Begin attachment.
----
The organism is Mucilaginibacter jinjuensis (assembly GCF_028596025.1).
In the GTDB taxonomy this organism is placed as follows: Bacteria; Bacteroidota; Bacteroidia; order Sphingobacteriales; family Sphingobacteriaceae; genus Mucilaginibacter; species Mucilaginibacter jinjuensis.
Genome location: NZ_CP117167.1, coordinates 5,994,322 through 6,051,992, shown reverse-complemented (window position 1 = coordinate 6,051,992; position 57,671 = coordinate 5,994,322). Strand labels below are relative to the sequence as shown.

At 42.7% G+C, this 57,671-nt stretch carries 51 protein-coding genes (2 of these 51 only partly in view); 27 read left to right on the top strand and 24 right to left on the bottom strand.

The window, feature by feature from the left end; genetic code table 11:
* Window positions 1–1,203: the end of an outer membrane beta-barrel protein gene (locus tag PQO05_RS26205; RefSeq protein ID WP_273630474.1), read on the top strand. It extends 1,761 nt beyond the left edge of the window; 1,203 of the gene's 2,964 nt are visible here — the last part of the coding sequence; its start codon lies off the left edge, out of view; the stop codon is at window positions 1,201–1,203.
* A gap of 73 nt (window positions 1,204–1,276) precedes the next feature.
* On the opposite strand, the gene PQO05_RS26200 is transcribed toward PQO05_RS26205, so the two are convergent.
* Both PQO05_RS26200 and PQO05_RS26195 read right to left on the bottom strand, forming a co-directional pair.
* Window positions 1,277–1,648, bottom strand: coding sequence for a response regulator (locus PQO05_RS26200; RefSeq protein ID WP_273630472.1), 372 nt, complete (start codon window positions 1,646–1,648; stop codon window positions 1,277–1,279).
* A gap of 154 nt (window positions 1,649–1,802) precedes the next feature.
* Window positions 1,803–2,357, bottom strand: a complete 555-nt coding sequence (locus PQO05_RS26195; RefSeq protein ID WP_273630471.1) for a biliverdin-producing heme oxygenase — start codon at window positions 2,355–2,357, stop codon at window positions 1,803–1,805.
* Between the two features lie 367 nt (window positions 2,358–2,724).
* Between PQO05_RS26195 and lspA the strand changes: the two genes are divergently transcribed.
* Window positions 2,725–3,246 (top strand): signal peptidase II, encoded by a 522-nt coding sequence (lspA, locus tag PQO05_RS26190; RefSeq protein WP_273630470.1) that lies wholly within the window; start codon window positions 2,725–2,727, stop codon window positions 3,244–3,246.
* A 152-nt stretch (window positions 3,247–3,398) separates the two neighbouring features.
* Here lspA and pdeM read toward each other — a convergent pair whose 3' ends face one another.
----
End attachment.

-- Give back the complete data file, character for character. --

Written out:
The organism is Mucilaginibacter jinjuensis (assembly GCF_028596025.1).
In the GTDB taxonomy this organism is placed as follows: Bacteria; Bacteroidota; Bacteroidia; order Sphingobacteriales; family Sphingobacteriaceae; genus Mucilaginibacter; species Mucilaginibacter jinjuensis.
Genome location: NZ_CP117167.1, coordinates 5,994,322 through 6,051,992, shown reverse-complemented (window position 1 = coordinate 6,051,992; position 57,671 = coordinate 5,994,322). Strand labels below are relative to the sequence as shown.

At 42.7% G+C, this 57,671-nt stretch carries 51 protein-coding genes (2 of these 51 only partly in view); 27 read left to right on the top strand and 24 right to left on the bottom strand.

The window, feature by feature from the left end; genetic code table 11:
* Window positions 1–1,203: the end of an outer membrane beta-barrel protein gene (locus tag PQO05_RS26205; RefSeq protein ID WP_273630474.1), read on the top strand. It extends 1,761 nt beyond the left edge of the window; 1,203 of the gene's 2,964 nt are visible here — the last part of the coding sequence; its start codon lies off the left edge, out of view; the stop codon is at window positions 1,201–1,203.
* A gap of 73 nt (window positions 1,204–1,276) precedes the next feature.
* On the opposite strand, the gene PQO05_RS26200 is transcribed toward PQO05_RS26205, so the two are convergent.
* Both PQO05_RS26200 and PQO05_RS26195 read right to left on the bottom strand, forming a co-directional pair.
* Window positions 1,277–1,648, bottom strand: coding sequence for a response regulator (locus PQO05_RS26200; RefSeq protein ID WP_273630472.1), 372 nt, complete (start codon window positions 1,646–1,648; stop codon window positions 1,277–1,279).
* A gap of 154 nt (window positions 1,649–1,802) precedes the next feature.
* Window positions 1,803–2,357, bottom strand: a complete 555-nt coding sequence (locus PQO05_RS26195; RefSeq protein ID WP_273630471.1) for a biliverdin-producing heme oxygenase — start codon at window positions 2,355–2,357, stop codon at window positions 1,803–1,805.
* Between the two features lie 367 nt (window positions 2,358–2,724).
* Between PQO05_RS26195 and lspA the strand changes: the two genes are divergently transcribed.
* Window positions 2,725–3,246 (top strand): signal peptidase II, encoded by a 522-nt coding sequence (lspA, locus tag PQO05_RS26190; RefSeq protein WP_273630470.1) that lies wholly within the window; start codon window positions 2,725–2,727, stop codon window positions 3,244–3,246.
* A 152-nt stretch (window positions 3,247–3,398) separates the two neighbouring features.
* Here lspA and pdeM read toward each other — a convergent pair whose 3' ends face one another.